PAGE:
Wednesday, August 17, 2022

Curiosity: A Decade Later

Environmental & Science Education, STEM, Solar System, History of Science, Earth & Space Science

Ed Hessler

What has been learned from the Curiosity rover after its first decade on Mars? NPR reporters Ailsa Chang, Kai Mcnamee and Mallory Yu provide some details in an NPR report. Here is some of the reporting.

--According to Curiosity's lead scientist Dr. Ashwin Vasavada, Mars was habitable not for just a short period of time but for many millions of years..Curiosity had the technology to detect signs of current life but the goal of the mission was to determine life's possibilities. ...". "So if life ever did take hold, it probably never got beyond kind of a microbial stage."

--Mars was once more like our planet but that was very early: 3 - 4 billion ya.  Vasavada notes that because "it's a smaller planet than Earth, [so] that allowed it to cool faster. Once it cooled, it lost its ability to generate a magnetic field. Once the magnetic field stopped, the atmosphere was stripped away by radiation in space. And that led to its inability to, at that point, stay warm and have liquid water." Physics at work.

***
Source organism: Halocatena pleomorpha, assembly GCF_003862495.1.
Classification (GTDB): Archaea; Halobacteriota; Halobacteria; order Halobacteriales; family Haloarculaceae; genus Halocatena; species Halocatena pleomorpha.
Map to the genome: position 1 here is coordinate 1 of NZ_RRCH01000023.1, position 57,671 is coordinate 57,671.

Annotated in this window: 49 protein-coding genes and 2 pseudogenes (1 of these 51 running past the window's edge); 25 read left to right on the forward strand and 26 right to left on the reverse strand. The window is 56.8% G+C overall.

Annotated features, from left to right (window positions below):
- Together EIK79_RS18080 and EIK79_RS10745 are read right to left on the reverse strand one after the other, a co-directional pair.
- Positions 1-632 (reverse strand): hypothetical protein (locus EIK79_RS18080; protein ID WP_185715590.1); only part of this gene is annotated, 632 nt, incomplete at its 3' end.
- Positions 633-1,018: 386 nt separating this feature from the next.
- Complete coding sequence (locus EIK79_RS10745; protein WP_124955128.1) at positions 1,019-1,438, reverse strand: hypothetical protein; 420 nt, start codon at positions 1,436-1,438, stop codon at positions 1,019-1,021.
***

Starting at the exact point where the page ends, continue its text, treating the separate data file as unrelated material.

--The Gale Crater landing site was chosen with care and the cavity it formed "filled with sediment deposited in lakes, and formed layers of mud. Again Vasavada. "What this meant is that we could land there, and see if that sediment really was deposited within liquid water environments, like lakes and streams,We could read the early history of Mars by driving up these rock layers, and determining whether any of those periods of Mars' time had these habitable conditions."

--The Curiosity Rover has driven up more than "over 2,000 vertical feet (about 60 meter sticks worth)  on the mountain, and for the most part, every layer we've looked at formed in a wet environment and had conditions that would have been favorable to life."

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